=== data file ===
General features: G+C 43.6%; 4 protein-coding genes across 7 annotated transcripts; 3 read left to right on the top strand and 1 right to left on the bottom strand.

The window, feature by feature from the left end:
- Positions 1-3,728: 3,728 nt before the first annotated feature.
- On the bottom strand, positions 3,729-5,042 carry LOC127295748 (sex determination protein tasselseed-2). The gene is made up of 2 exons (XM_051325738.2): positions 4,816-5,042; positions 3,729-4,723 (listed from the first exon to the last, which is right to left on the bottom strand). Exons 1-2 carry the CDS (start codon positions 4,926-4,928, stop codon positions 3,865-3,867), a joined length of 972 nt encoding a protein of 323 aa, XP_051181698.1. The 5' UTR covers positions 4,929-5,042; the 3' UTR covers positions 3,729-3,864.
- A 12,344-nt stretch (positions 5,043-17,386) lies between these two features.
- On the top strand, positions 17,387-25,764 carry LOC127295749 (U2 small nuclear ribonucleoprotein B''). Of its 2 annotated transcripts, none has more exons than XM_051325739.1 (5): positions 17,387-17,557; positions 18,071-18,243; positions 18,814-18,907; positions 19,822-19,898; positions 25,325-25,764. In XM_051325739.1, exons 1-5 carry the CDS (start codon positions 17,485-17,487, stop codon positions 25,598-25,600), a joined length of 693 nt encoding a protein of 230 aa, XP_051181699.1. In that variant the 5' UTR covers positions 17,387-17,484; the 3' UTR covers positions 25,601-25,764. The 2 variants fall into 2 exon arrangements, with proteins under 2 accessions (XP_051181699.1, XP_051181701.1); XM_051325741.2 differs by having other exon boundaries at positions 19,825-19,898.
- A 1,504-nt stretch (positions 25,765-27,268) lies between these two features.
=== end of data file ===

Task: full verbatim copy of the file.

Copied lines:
General features: G+C 43.6%; 4 protein-coding genes across 7 annotated transcripts; 3 read left to right on the top strand and 1 right to left on the bottom strand.

The window, feature by feature from the left end:
- Positions 1-3,728: 3,728 nt before the first annotated feature.
- On the bottom strand, positions 3,729-5,042 carry LOC127295748 (sex determination protein tasselseed-2). The gene is made up of 2 exons (XM_051325738.2): positions 4,816-5,042; positions 3,729-4,723 (listed from the first exon to the last, which is right to left on the bottom strand). Exons 1-2 carry the CDS (start codon positions 4,926-4,928, stop codon positions 3,865-3,867), a joined length of 972 nt encoding a protein of 323 aa, XP_051181698.1. The 5' UTR covers positions 4,929-5,042; the 3' UTR covers positions 3,729-3,864.
- A 12,344-nt stretch (positions 5,043-17,386) lies between these two features.
- On the top strand, positions 17,387-25,764 carry LOC127295749 (U2 small nuclear ribonucleoprotein B''). Of its 2 annotated transcripts, none has more exons than XM_051325739.1 (5): positions 17,387-17,557; positions 18,071-18,243; positions 18,814-18,907; positions 19,822-19,898; positions 25,325-25,764. In XM_051325739.1, exons 1-5 carry the CDS (start codon positions 17,485-17,487, stop codon positions 25,598-25,600), a joined length of 693 nt encoding a protein of 230 aa, XP_051181699.1. In that variant the 5' UTR covers positions 17,387-17,484; the 3' UTR covers positions 25,601-25,764. The 2 variants fall into 2 exon arrangements, with proteins under 2 accessions (XP_051181699.1, XP_051181701.1); XM_051325741.2 differs by having other exon boundaries at positions 19,825-19,898.
- A 1,504-nt stretch (positions 25,765-27,268) lies between these two features.